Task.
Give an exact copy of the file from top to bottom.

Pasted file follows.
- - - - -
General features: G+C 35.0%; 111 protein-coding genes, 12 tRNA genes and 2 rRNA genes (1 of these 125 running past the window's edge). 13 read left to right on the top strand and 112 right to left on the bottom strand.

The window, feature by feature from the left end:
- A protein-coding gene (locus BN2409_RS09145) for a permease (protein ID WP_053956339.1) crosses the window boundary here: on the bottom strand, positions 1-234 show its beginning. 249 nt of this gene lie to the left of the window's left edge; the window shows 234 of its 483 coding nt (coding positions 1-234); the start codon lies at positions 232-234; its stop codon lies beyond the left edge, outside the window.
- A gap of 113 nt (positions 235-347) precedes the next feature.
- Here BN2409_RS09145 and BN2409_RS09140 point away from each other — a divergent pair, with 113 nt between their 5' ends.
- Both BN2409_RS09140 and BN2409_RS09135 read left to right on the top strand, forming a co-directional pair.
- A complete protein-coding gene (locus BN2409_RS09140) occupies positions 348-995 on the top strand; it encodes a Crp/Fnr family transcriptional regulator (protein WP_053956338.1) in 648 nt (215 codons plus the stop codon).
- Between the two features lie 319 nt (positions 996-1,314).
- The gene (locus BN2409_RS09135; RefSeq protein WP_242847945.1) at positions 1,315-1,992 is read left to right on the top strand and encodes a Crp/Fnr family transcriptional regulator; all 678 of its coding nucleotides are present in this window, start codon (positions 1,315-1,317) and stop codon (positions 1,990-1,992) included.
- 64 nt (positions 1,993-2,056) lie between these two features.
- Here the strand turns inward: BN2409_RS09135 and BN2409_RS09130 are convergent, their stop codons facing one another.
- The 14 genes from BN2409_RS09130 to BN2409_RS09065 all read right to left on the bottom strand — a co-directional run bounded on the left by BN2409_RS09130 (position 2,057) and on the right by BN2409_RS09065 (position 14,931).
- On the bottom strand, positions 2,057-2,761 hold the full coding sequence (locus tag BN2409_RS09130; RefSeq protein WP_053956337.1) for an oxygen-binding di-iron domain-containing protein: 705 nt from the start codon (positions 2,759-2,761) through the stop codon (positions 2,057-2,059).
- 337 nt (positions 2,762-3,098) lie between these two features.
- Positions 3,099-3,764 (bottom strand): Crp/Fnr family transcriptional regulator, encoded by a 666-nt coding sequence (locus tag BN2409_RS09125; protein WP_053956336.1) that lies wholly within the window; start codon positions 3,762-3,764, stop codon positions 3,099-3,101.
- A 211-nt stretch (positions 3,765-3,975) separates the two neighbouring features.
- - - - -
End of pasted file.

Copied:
General features: G+C 35.0%; 111 protein-coding genes, 12 tRNA genes and 2 rRNA genes (1 of these 125 running past the window's edge). 13 read left to right on the top strand and 112 right to left on the bottom strand.

The window, feature by feature from the left end:
- A protein-coding gene (locus BN2409_RS09145) for a permease (protein ID WP_053956339.1) crosses the window boundary here: on the bottom strand, positions 1-234 show its beginning. 249 nt of this gene lie to the left of the window's left edge; the window shows 234 of its 483 coding nt (coding positions 1-234); the start codon lies at positions 232-234; its stop codon lies beyond the left edge, outside the window.
- A gap of 113 nt (positions 235-347) precedes the next feature.
- Here BN2409_RS09145 and BN2409_RS09140 point away from each other — a divergent pair, with 113 nt between their 5' ends.
- Both BN2409_RS09140 and BN2409_RS09135 read left to right on the top strand, forming a co-directional pair.
- A complete protein-coding gene (locus BN2409_RS09140) occupies positions 348-995 on the top strand; it encodes a Crp/Fnr family transcriptional regulator (protein WP_053956338.1) in 648 nt (215 codons plus the stop codon).
- Between the two features lie 319 nt (positions 996-1,314).
- The gene (locus BN2409_RS09135; RefSeq protein WP_242847945.1) at positions 1,315-1,992 is read left to right on the top strand and encodes a Crp/Fnr family transcriptional regulator; all 678 of its coding nucleotides are present in this window, start codon (positions 1,315-1,317) and stop codon (positions 1,990-1,992) included.
- 64 nt (positions 1,993-2,056) lie between these two features.
- Here the strand turns inward: BN2409_RS09135 and BN2409_RS09130 are convergent, their stop codons facing one another.
- The 14 genes from BN2409_RS09130 to BN2409_RS09065 all read right to left on the bottom strand — a co-directional run bounded on the left by BN2409_RS09130 (position 2,057) and on the right by BN2409_RS09065 (position 14,931).
- On the bottom strand, positions 2,057-2,761 hold the full coding sequence (locus tag BN2409_RS09130; RefSeq protein WP_053956337.1) for an oxygen-binding di-iron domain-containing protein: 705 nt from the start codon (positions 2,759-2,761) through the stop codon (positions 2,057-2,059).
- 337 nt (positions 2,762-3,098) lie between these two features.
- Positions 3,099-3,764 (bottom strand): Crp/Fnr family transcriptional regulator, encoded by a 666-nt coding sequence (locus tag BN2409_RS09125; protein WP_053956336.1) that lies wholly within the window; start codon positions 3,762-3,764, stop codon positions 3,099-3,101.
- A 211-nt stretch (positions 3,765-3,975) separates the two neighbouring features.